What is Lucky's Challenge?

What is Lucky's Challenge?

Lucky's Challenge was developed to share information and experiences related to adverse reactions caused by vaccines. Our goal is to provide easy access to valuable resources concerning the health and safety of our dogs. Over-vaccinating can lead to a variety of health problems so you should discuss lifestyle and risk factors with your veterinarian to determine a vaccine schedule that is best for your pet. A trusted vet should not believe in vaccinating every pet for every disease.

Tuesday, January 22, 2013

Prof Schultz On Vaccines and Titers

Rabies Vaccination: 13 Ways to Vaccinate More Safely

Animal Control sends a notice stating that your dog’s rabies vaccination is due. Some of us will vaccinate readily. Because it’s legally mandated, it must be safe, right? Besides, what choice do we have?
Others of us panic, desperate to avoid the shot at any cost. We remember what happened the last time our dog had a rabies vaccination. We wonder, will our dog survive another?
World-renowned pet vaccination scientist, Dr. Jean Dodds, wrote recently: “Rabies vaccines are the most common group of biological products identified in adverse event reports received by the USDA’s Center for Veterinary Biologics (CVB).”
An adverse reaction to a rabies vaccine may exact a high price – to your dog’s health and your wallet. Here’s what you need to know to make vaccinating your dog safer:
1. Learn to recognize adverse reactions. Short-term reactions include vomiting, facial swelling, fever, lethargy, circulatory shock, loss of consciousness and even death. (If your pet appears distressed, contact your vet immediately.) Reactions occurring days or months after vaccination can be difficult to recognize. They include:
• Fibrocarcinomas (cancer) at the injection site
• Seizures and epilepsy
• Autoimmune disease
• Chronic digestive problems
• Allergies
• Skin diseases
• Muscle weakness or atrophy
• Pica (eating inappropriate materials, including feces)
• Behavioral changes (aggression, separation anxiety, compulsive behaviors and more)
If you suspect a health or behavior problem may be connected to a vaccine, you may have to convince your vet. It’s common to hear “it couldn’t be the shot” or “a reaction like that is impossible.” Even the drug’s manufacturer (to whom you should immediately report the reaction — giving them the brand and lot# — may deny the connection. Insist on seeing the product’s package insert,  viewable on-line or from your vet. Also know that long-term reactions aren’t usually documented or even studied. Note: a vaccine reaction, especially one supported by your vet, may entitle you to compensation for medical expenses from the drug manufacturer.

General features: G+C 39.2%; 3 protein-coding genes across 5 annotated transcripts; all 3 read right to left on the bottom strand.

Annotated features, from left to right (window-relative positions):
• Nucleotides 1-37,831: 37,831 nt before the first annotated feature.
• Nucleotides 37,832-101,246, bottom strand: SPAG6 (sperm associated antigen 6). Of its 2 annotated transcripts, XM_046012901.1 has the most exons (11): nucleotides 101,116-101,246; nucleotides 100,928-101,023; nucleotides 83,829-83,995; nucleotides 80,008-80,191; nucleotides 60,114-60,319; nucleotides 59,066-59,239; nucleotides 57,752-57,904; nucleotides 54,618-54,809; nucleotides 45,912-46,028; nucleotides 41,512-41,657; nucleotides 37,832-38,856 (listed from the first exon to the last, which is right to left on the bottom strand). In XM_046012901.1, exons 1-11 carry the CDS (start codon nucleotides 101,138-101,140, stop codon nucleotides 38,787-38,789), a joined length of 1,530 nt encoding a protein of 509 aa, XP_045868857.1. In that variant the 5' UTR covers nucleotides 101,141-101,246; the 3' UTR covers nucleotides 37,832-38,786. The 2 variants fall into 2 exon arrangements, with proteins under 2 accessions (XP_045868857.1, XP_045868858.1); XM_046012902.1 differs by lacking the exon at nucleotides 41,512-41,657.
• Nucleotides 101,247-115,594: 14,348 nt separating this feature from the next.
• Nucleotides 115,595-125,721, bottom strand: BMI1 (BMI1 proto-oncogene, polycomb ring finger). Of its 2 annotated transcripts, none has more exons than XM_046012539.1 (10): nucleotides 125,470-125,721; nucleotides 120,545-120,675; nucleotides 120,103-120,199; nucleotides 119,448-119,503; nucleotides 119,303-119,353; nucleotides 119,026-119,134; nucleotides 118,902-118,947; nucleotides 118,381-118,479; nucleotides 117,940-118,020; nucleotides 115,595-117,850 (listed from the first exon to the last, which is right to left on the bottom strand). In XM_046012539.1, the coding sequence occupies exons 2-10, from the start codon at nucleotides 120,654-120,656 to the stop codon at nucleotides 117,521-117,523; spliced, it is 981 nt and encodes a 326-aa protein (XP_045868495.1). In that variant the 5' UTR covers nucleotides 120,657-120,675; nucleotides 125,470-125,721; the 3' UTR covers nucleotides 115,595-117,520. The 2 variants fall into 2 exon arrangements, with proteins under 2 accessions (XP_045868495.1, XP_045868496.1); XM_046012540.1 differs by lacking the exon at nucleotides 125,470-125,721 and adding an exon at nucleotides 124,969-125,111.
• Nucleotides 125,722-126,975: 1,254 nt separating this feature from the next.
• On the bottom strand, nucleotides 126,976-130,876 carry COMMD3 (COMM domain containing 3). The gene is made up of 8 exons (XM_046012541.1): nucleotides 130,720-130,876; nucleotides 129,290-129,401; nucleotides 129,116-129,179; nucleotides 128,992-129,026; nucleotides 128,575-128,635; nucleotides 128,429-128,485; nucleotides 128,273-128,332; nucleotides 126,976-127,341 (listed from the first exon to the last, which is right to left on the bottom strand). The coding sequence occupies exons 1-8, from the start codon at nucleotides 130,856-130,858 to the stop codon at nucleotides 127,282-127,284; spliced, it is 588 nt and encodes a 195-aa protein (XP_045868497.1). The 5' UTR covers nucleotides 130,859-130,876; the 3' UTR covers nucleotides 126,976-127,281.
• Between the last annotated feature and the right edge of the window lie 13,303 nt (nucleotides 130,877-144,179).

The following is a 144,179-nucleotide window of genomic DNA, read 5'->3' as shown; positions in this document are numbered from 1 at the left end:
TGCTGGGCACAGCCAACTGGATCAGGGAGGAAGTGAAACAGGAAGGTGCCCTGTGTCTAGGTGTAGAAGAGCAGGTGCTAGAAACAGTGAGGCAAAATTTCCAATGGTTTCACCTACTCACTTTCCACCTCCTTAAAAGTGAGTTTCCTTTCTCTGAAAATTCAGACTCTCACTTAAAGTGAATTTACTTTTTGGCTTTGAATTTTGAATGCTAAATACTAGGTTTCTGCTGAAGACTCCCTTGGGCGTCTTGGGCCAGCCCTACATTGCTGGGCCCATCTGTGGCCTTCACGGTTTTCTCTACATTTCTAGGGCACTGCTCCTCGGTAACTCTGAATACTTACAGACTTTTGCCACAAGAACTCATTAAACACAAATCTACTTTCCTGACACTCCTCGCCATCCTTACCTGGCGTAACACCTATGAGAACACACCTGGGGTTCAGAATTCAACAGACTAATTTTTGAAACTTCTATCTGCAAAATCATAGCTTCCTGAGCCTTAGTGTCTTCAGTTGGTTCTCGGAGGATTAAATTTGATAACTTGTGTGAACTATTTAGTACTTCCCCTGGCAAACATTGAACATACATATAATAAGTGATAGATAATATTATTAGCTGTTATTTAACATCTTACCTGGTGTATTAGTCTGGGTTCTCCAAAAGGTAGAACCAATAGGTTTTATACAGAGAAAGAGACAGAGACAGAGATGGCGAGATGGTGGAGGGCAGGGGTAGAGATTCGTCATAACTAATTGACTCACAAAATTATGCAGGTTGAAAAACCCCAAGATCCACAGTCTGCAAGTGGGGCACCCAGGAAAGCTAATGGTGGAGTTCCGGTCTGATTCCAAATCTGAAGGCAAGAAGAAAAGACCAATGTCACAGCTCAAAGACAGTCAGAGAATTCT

2. Vaccinate healthy dogs only. Vaccinating an unhealthy animal can exacerbate illness and do irreparable harm. Also, immunity may not develop after vaccination because of the dog’s compromised immune system. This is especially dangerous as you may presume immunity that does not exist. Pets with autoimmune disease or cancer are obviously “not healthy,” but neither are pets suffering from stress from a move or surgery, a virus or infection, or allergies or skin problems or any other condition compromising health. (Never allow your pet to be vaccinated during surgery.)
3. Ask for a rabies vaccination exemption.  If your dog has documented health problems, ask your vet to apply for a rabies vaccination extension or exemption. Many localities permit them even if state law doesn’t specifically allow them. If your vet won’t apply for an exemption, go elsewhere. You may want to contact a holistic vet who may better understand the dangers of vaccinating an unhealthy animal. If local law forbids exemptions, change the law. Numerous states are in the process of adding exemptions to their laws. Click this link to check your state’s rabies law and pending exemptions.
4. Don’t vaccinate against rabies within three weeks of other vaccinations or medication for parasites. Multiple vaccines given at once greatly increase the chance of reactions.  Multiple vaccines are especially risky for small dogs.
5. Make sure your dog gets the correct vaccine. If you’re vaccinating a puppy, make sure your vet administers a one-year vaccine initially (as late as legally possible) and a three-year vaccine (or whatever is required in your area) thereafter. The one-year and three-year vaccines are virtually identical medically – but not under the law.  A one-year shot must be followed by re-vaccination a year later. Note: the one-year shot is not safer than the three-year (except that it may contain fewer adjuvants).
6. Vaccinate at the safest time. Vaccinate in the morning, early in the week, and don’t leave the area for at least an hour if possible. Watch for reactions for at least the next 48 hours. Reactions occurring when the closest vet’s office is closed can prove disastrous, even fatal.
7. Tell your vet you want a Thimerosol-free vaccine. Thimerosol (mercury) in vaccines has been linked to adverse reactions. Merial, for one, makes one- and three-year thimersol-free rabies vaccines: IMRAB® 1 TF and IMRAB® 3 TF. Make sure you see “TF” on the label. (If your vet doesn’t carry the vaccine, you may have to vet shop to find the vaccine you want.  You might also ask why the vet why he/she doesn’t carry it.)
8. Find a vet trained in homeopathy to vaccinate your dog.  Certain homeopathic remedies given before, during and after vaccinating can lessen the chance of ill effects from vaccination. Click the link to find vet referral lists.